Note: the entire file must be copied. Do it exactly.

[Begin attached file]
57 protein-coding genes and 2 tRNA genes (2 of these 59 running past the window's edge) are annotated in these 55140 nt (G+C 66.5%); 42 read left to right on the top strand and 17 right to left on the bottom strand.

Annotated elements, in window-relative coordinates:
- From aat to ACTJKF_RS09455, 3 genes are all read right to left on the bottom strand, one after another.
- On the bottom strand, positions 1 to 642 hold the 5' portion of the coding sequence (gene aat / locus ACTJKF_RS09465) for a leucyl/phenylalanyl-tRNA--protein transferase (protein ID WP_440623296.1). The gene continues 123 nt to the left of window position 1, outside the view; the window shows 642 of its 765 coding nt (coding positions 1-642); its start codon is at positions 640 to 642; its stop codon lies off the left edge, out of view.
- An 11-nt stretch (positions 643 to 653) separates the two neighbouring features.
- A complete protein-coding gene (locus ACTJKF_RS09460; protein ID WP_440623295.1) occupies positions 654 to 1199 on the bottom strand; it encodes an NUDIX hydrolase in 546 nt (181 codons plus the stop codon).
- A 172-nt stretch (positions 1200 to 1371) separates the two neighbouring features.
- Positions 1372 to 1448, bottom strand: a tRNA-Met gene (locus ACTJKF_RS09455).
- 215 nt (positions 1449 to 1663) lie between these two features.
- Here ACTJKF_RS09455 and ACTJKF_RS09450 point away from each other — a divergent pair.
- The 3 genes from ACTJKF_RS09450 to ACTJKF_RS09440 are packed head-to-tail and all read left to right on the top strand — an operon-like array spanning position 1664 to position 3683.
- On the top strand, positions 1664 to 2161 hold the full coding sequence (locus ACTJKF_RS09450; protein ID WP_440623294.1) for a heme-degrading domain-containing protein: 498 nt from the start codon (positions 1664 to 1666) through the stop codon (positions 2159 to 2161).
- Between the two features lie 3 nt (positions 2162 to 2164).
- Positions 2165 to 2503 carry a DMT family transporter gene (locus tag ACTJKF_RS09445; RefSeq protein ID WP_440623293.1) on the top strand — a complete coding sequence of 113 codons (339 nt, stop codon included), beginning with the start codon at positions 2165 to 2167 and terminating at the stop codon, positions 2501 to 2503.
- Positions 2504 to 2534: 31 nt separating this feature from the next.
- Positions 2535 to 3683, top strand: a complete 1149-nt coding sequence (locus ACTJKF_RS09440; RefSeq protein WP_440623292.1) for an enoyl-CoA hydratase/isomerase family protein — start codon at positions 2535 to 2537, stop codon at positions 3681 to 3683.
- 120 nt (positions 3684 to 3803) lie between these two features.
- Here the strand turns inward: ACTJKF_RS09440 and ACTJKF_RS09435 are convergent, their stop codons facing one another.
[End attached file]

57 protein-coding genes and 2 tRNA genes (2 of these 59 running past the window's edge) are annotated in these 55140 nt (G+C 66.5%); 42 read left to right on the top strand and 17 right to left on the bottom strand.

Annotated elements, in window-relative coordinates:
- From aat to ACTJKF_RS09455, 3 genes are all read right to left on the bottom strand, one after another.
- On the bottom strand, positions 1 to 642 hold the 5' portion of the coding sequence (gene aat / locus ACTJKF_RS09465) for a leucyl/phenylalanyl-tRNA--protein transferase (protein ID WP_440623296.1). The gene continues 123 nt to the left of window position 1, outside the view; the window shows 642 of its 765 coding nt (coding positions 1-642); its start codon is at positions 640 to 642; its stop codon lies off the left edge, out of view.
- An 11-nt stretch (positions 643 to 653) separates the two neighbouring features.
- A complete protein-coding gene (locus ACTJKF_RS09460; protein ID WP_440623295.1) occupies positions 654 to 1199 on the bottom strand; it encodes an NUDIX hydrolase in 546 nt (181 codons plus the stop codon).
- A 172-nt stretch (positions 1200 to 1371) separates the two neighbouring features.
- Positions 1372 to 1448, bottom strand: a tRNA-Met gene (locus ACTJKF_RS09455).
- 215 nt (positions 1449 to 1663) lie between these two features.
- Here ACTJKF_RS09455 and ACTJKF_RS09450 point away from each other — a divergent pair.
- The 3 genes from ACTJKF_RS09450 to ACTJKF_RS09440 are packed head-to-tail and all read left to right on the top strand — an operon-like array spanning position 1664 to position 3683.
- On the top strand, positions 1664 to 2161 hold the full coding sequence (locus ACTJKF_RS09450; protein ID WP_440623294.1) for a heme-degrading domain-containing protein: 498 nt from the start codon (positions 1664 to 1666) through the stop codon (positions 2159 to 2161).
- Between the two features lie 3 nt (positions 2162 to 2164).
- Positions 2165 to 2503 carry a DMT family transporter gene (locus tag ACTJKF_RS09445; RefSeq protein ID WP_440623293.1) on the top strand — a complete coding sequence of 113 codons (339 nt, stop codon included), beginning with the start codon at positions 2165 to 2167 and terminating at the stop codon, positions 2501 to 2503.
- Positions 2504 to 2534: 31 nt separating this feature from the next.
- Positions 2535 to 3683, top strand: a complete 1149-nt coding sequence (locus ACTJKF_RS09440; RefSeq protein WP_440623292.1) for an enoyl-CoA hydratase/isomerase family protein — start codon at positions 2535 to 2537, stop codon at positions 3681 to 3683.
- 120 nt (positions 3684 to 3803) lie between these two features.
- Here the strand turns inward: ACTJKF_RS09440 and ACTJKF_RS09435 are convergent, their stop codons facing one another.